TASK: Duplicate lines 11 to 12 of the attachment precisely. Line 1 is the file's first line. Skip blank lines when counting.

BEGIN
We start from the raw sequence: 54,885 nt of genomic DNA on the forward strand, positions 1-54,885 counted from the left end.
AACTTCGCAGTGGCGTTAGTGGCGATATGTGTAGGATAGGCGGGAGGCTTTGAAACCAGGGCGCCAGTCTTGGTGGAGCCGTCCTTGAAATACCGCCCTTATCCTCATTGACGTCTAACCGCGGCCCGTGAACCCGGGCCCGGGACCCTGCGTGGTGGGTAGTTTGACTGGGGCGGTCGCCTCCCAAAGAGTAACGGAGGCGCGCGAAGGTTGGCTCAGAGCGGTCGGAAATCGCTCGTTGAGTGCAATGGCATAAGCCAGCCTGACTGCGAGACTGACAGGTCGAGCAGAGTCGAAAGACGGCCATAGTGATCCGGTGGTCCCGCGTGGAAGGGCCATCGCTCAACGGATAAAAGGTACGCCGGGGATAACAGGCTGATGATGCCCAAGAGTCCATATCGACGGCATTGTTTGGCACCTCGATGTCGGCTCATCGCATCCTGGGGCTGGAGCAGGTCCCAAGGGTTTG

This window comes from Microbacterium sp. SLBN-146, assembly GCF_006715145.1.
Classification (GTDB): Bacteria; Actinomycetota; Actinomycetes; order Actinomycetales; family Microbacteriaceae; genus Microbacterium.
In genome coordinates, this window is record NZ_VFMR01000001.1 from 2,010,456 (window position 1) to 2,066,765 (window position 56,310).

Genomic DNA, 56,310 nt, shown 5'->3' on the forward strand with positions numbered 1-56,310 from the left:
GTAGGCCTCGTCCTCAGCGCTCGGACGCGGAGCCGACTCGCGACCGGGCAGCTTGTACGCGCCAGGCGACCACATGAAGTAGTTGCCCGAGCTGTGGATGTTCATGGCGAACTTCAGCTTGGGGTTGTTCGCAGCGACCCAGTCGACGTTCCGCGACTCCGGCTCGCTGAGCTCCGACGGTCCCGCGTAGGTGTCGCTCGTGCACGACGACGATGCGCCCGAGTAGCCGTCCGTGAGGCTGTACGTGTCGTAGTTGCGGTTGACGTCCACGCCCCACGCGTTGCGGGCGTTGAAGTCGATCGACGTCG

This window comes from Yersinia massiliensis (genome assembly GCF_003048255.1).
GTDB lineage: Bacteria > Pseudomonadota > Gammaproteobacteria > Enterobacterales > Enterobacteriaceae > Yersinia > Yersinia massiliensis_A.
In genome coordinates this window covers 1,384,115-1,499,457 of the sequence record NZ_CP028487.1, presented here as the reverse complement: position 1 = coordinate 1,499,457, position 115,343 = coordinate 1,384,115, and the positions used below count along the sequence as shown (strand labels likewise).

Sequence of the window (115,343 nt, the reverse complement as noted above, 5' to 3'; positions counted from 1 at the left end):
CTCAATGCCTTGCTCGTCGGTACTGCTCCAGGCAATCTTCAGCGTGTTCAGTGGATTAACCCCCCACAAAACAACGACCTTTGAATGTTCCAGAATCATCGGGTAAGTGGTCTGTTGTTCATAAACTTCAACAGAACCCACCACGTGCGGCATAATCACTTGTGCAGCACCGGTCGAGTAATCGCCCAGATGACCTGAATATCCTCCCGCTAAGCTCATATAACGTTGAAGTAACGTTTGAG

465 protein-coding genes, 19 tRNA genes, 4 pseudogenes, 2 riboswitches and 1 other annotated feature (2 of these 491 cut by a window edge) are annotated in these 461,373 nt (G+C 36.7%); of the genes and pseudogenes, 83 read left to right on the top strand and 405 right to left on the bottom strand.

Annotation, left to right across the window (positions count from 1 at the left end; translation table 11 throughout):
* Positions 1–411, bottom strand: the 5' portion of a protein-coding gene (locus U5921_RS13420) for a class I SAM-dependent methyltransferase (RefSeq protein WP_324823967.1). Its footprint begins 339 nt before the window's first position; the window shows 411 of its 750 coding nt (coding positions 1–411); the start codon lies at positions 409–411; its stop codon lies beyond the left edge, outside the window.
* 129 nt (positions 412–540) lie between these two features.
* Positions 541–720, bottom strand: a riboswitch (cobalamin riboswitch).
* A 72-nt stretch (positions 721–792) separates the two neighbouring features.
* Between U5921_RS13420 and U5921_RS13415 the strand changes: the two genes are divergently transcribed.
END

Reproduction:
Sequence of the window (115,343 nt, the reverse complement as noted above, 5' to 3'; positions counted from 1 at the left end):
CTCAATGCCTTGCTCGTCGGTACTGCTCCAGGCAATCTTCAGCGTGTTCAGTGGATTAACCCCCCACAAAACAACGACCTTTGAATGTTCCAGAATCATCGGGTAAGTGGTCTGTTGTTCATAAACTTCAACAGAACCCACCACGTGCGGCATAATCACTTGTGCAGCACCGGTCGAGTAATCGCCCAGATGACCTGAATATCCTCCCGCTAAGCTCATATAACGTTGAAGTAACGTTTGAG